Papal mass tickets gone in 30 seconds, scalped minutes later

atthevatican
Pope Francis delivers his blessing to faithful during the Angelus noon prayer from his studio window overlooking St. Peter's Square at the Vatican, Sunday, Sept. 6, 2015. (AP Photo/Riccardo De Luca)

All 10,000 free tickets the Archdiocese of Philadelphia made available for fans to attend the Papal Mass on the evening of Sept. 27 were gobbled up Wednesday night in 30 seconds.

It took close to 6 minutes, however, for scalpers to post their reservations for sale on eBay.

Tickets to the pope's key event, which is scheduled for Sunday, Sept. 27, from 4 to 6:30 p.m. at Eakins Oval along the Benjamin Franklin Parkway, were marked as available at 8 p.m. and were marked as unavailable at 8:01 p.m.

By 8:06 p.m., an auction claiming to have eight tickets to the Mass appeared on eBay. The price: $200 per ticket.

On Craigslist, four auctions sold tickets for prices ranging from $1 to $100.

While this was the marque event, two other events also sold out rapidly.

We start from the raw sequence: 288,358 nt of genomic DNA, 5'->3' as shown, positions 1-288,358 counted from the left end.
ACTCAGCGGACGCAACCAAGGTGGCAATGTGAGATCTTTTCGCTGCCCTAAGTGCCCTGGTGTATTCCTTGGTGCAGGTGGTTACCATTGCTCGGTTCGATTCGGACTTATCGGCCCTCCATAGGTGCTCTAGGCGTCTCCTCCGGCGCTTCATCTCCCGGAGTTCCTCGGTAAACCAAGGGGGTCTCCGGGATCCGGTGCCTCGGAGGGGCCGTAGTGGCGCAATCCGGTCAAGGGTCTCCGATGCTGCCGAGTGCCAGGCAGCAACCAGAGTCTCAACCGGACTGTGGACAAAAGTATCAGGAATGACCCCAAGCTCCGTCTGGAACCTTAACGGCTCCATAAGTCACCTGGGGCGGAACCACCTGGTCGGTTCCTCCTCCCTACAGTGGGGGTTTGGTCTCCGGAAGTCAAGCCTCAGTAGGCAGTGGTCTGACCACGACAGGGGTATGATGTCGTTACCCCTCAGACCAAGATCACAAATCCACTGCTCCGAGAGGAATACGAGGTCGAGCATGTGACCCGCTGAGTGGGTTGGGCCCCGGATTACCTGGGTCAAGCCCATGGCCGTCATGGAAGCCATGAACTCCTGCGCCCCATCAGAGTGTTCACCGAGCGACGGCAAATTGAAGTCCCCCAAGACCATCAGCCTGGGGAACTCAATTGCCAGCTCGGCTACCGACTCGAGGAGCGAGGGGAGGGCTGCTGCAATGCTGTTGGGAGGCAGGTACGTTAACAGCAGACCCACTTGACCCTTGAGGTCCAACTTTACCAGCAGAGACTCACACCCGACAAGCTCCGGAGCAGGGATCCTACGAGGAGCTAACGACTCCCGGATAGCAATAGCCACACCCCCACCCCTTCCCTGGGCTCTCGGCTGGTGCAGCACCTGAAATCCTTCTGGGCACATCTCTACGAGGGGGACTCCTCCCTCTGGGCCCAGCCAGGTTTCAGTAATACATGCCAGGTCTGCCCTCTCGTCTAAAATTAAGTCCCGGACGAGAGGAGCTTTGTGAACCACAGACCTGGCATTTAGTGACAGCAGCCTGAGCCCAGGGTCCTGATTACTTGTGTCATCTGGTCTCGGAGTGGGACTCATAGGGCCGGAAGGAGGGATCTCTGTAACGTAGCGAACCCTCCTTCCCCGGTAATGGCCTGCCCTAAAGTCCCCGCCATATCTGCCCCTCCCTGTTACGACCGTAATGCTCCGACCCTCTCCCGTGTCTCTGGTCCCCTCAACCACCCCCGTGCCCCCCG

At 4 p.m. Wednesday, another 10,000 tickets were made available for the closing ceremonies for the World Meeting of Families, the Festival of Families celebration. The festival will be held from 5 to 9:30 p.m. on Sept. 26 at Eakins Oval. Tickets to that event sold out in two minutes.

Fewer than 20 minutes after the closing ceremonies tickets were reserved, three tickets to the festival were available for the "Best offer" on Craigslist. Two others followed with asking prices ranging from $1 to $125, although the more expensive post was flagged by the website and subsequently removed. Four tickets to the closing ceremony for sale on eBay, however, ranged from $1.29 to $780.99.

And the gobble-up times for these events were fast across the board. On Tuesday, roughly 390,000 believers were out of prayers after the 10,000 available tickets to see Pope Francis hold court outside Independence Hall on Sept. 26 were also reserved in two minutes.

Tickets to that event - where the pope is expected to address a crowd of 30,000 about religious freedoms and immigration - were also made available on scalper websites Tuesday afternoon and were selling at a high of $1,500 and a low of $1.

Tickets to all three events were made available on a first-come, first-served basis on the WMOF's website. They are free, and are limited to four per person.